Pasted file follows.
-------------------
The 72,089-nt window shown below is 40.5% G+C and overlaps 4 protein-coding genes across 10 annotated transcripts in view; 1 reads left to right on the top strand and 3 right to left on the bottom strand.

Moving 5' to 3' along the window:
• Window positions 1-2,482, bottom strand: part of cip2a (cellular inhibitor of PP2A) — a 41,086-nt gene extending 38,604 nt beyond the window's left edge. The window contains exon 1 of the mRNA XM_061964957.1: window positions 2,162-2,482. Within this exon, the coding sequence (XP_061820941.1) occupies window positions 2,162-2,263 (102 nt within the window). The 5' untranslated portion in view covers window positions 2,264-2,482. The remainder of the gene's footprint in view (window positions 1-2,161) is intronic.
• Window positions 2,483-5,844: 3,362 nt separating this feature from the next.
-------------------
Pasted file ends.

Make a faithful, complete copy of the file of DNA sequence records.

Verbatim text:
The 72,089-nt window shown below is 40.5% G+C and overlaps 4 protein-coding genes across 10 annotated transcripts in view; 1 reads left to right on the top strand and 3 right to left on the bottom strand.

Moving 5' to 3' along the window:
• Window positions 1-2,482, bottom strand: part of cip2a (cellular inhibitor of PP2A) — a 41,086-nt gene extending 38,604 nt beyond the window's left edge. The window contains exon 1 of the mRNA XM_061964957.1: window positions 2,162-2,482. Within this exon, the coding sequence (XP_061820941.1) occupies window positions 2,162-2,263 (102 nt within the window). The 5' untranslated portion in view covers window positions 2,264-2,482. The remainder of the gene's footprint in view (window positions 1-2,161) is intronic.
• Window positions 2,483-5,844: 3,362 nt separating this feature from the next.